Wanted: 1,000 German tax collectors

Of all things the German government could be short of, tax collectors is not the one most people would expect - yet it is struggling to fill 1,000 specialist jobs after a system overhaul left it responsible for gathering car tax.

Wanted: 1,000 German tax collectors

At the time, it seemed like the perfect solution to a simple problem. Back in 2009, when the Federalism Committee met to discuss finance, it concluded that dividing car tax and a special insurance tax between state and federal bodies was a silly idea.

Much better, it thought, was for the federal states to collect the insurance tax (which is levied on insurance payments instead of value added tax) and for the federal government to take over responsibility for collecting car tax. That car tax pumps some €8 billion into the German economy each year.

But collecting car tax is tedious. Each year, 50 million tax notices and a further 8 million reminders have to be sent out – a mammoth task which will be taken over by federal bodies in July 2014. The problem is that they need twice as many employees than they presently have, to do the job.

In documents seen by the Süddeutsche Zeitung newspaper, Finance Secretary Werner Gatzer writes “Only 641 of a total of 1,771 positions have so far been filled.” The government had planned to fill the positions with staff who had previously worked in areas related to compulsory military service, which Germany abolished in 2011.

But the smooth transition that officials had been expecting did not materialize as many staffers did not relish the prospect of working in finance.

And although a statement reads “The prospect of continued employment in the federal service is very attractive to Bundeswehr employees,” it acknowledges that the recruitment of sufficient personnel “will not be achieved on time.”

New staff will have to undergo intensive training of between six and nine months. Gatzer has proposed to employ people through Vivento, an agency associated with Deutsche Telekom and which organized work for ex-Bundespost employees. But this could cost millions.

The opposition says the buck stops with finance minister Wolfgang Schäuble. “Mr Schäuble’s superiority is at odds with his ability to get his own affairs in order,” Social Democrat economic expert Carsten Schneider said.

The Local/kkf

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Where in Germany do people have the highest disposable income?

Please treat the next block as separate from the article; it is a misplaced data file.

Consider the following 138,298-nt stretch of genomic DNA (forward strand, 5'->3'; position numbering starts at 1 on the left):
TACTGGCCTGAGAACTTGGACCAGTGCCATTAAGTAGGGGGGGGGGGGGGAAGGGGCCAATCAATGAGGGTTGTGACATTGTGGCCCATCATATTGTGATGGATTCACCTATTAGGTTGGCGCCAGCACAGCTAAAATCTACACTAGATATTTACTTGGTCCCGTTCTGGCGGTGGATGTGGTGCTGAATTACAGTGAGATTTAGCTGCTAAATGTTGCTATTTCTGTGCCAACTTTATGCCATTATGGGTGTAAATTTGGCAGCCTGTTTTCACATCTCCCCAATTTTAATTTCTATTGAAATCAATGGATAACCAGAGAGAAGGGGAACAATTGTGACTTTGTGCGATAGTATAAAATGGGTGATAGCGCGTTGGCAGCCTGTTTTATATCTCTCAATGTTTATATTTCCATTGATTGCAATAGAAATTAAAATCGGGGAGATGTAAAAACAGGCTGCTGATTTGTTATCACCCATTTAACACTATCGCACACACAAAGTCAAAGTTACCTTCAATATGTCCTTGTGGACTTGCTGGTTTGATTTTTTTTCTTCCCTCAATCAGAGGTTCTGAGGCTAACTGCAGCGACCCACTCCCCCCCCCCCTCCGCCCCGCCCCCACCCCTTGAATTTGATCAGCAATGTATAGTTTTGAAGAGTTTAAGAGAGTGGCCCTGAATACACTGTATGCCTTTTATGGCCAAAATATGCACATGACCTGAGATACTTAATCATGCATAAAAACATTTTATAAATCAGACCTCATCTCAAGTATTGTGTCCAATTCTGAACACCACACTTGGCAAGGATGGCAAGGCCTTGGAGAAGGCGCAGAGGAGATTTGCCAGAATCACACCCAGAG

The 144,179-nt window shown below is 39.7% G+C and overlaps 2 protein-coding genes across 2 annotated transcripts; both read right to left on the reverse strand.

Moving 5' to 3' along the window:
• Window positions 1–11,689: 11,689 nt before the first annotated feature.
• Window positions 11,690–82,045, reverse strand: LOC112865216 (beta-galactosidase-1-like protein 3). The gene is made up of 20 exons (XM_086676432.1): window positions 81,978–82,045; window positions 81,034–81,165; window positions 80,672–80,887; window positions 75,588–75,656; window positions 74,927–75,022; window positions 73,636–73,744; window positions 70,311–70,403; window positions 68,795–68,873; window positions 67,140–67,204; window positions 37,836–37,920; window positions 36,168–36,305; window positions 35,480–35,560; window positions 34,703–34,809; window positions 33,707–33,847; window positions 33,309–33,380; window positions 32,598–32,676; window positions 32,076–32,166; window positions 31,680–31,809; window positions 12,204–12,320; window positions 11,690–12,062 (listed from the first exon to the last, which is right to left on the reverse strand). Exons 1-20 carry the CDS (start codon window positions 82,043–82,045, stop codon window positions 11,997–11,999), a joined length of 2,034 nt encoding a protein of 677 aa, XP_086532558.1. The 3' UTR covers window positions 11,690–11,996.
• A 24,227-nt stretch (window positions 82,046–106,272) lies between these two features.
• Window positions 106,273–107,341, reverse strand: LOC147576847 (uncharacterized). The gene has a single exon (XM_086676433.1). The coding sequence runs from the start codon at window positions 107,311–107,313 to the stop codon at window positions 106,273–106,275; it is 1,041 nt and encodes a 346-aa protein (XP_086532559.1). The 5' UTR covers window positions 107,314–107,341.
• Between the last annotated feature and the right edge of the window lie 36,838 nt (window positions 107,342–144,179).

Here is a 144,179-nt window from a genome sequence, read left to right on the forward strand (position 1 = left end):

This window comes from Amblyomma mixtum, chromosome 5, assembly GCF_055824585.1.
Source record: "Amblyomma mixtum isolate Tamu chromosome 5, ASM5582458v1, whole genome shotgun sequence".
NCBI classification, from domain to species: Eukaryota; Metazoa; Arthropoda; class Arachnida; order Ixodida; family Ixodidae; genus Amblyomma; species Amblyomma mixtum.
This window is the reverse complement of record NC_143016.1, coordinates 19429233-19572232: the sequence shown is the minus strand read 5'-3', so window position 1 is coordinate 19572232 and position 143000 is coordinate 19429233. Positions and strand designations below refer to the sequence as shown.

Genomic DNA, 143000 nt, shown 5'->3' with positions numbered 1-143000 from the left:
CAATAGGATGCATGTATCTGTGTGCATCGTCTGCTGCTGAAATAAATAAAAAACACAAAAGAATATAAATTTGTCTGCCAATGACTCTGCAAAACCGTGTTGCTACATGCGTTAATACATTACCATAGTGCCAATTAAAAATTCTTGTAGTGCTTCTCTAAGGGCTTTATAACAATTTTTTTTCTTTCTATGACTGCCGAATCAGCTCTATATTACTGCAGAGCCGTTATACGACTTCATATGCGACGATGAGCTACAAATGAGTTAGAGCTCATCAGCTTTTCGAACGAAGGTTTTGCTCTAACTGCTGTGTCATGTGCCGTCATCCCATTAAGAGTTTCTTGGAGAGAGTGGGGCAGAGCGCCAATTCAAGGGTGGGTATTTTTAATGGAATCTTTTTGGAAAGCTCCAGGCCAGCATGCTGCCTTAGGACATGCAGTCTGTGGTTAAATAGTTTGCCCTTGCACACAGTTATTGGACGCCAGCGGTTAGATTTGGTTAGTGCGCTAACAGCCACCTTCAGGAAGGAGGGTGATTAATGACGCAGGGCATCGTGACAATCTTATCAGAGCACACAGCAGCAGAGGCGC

An economic study has shown huge regional differences in income throughout Germany. So which parts of the country have the most to spend each month, and which are feeling the squeeze?

Where in Germany do people have the highest disposable income?

A study by the Economic and Social Sciences Institute (WSI) of the Hans-Böckler foundation reveals stark regional differences in disposable income in Germany. In some cases, households had as much as double the spending money of those in other parts of the country. 

Here’s where people have the most – and least – disposable income each month.

What is disposable income?

The WSI calculated disposable income as the sum of income from wealth and employment, minus social contributions, income taxes, property taxes and other direct benefits or taxes.

What’s left is the income which private households can either spend on consumer goods or save.

The study, which was based on the most recent available national accounts data for 2019, looked at the disposable income of all of the 401 counties, districts and cities across Germany.

Which regions have the highest and lowest disposable incomes?

The study found that the regions with the highest disposable incomes were in the southern states.

Heilbronn in Baden-Württemberg had the highest disposable income of all 401 German counties and independent cities – with an average per capita disposable income of €42,275. The district of Starnberg in Bayern followed in second place with €38,509.

READ ALSO: REVEALED: How much do employees really earn across Germany’s states?

By comparison, per capita incomes in the cities of Gelsenkirchen and Duisburg in North Rhine-Westphalia were less than half as high, at €17,015 and €17,741 respectively. These regions had the lowest disposable income in the country. 

The study also found that, more than thirty years since German reunification, the eastern regions continue to lag behind those in the west in terms of wages.

According to the WSI, the Potsdam-Mittelmark district is the only district in the former east where the disposable per capita income of €24,127 exceeds the national average of €23,706.

Do regional price differences balance things out?

The study also showed that regionally different price levels contribute to a certain levelling out of disposable incomes, as regions with high incomes also tend to have higher rents and other living costs.

“People then have more money in their wallets, but they cannot afford more to the same extent,” WSI scientist Toralf Pusch explained.

READ ALSO: EXPLAINED: When will Germany raise the minimum wage?

Therefore, incomes in the eastern states, adjusted for purchasing power, are generally somewhat higher than the per capita amounts would suggest.

That could explain why, even after price adjustment, the cities of Gelsenkirchen and Duisburg in western Germany continue to be at the very bottom of the list.

Saxon-Anhalt’s Halle an der Saale, on the other hand, which has an average disposable income of only €18,527, benefits from the lower prices in the east.